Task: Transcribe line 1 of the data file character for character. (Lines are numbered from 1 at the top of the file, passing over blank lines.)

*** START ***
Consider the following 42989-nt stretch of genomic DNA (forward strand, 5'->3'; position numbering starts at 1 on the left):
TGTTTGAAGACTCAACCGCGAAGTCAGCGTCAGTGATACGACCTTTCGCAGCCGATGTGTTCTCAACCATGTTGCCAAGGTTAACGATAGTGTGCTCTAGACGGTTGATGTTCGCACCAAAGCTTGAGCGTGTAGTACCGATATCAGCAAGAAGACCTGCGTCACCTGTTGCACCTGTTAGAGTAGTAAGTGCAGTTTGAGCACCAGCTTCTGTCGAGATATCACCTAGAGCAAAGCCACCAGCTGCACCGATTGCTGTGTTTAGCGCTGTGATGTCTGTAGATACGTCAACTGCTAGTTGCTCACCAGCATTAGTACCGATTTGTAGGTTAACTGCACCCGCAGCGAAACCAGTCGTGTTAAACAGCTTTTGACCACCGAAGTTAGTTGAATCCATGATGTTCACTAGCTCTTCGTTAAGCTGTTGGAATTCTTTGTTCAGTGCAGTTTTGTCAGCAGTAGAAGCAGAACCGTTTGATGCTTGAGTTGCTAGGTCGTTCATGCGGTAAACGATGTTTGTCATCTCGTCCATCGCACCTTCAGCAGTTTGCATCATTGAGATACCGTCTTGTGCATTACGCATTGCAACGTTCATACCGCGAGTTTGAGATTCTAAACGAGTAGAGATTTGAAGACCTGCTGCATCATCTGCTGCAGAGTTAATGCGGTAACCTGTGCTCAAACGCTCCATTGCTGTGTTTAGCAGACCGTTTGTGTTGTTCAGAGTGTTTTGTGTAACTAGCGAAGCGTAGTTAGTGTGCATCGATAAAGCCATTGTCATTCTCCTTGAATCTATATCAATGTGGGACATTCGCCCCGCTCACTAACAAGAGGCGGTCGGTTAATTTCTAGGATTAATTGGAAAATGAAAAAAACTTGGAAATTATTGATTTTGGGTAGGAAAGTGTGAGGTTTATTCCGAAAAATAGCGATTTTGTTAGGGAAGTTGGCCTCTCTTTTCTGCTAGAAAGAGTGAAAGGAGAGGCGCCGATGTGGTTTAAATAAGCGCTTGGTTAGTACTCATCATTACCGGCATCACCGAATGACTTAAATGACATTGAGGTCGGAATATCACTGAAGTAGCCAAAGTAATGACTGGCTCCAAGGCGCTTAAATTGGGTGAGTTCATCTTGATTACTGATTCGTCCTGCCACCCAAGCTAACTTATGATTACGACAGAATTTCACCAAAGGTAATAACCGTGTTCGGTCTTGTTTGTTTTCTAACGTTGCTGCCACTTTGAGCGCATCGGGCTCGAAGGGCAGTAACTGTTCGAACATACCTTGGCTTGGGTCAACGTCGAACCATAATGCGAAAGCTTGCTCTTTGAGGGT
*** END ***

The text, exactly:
Consider the following 42989-nt stretch of genomic DNA (forward strand, 5'->3'; position numbering starts at 1 on the left):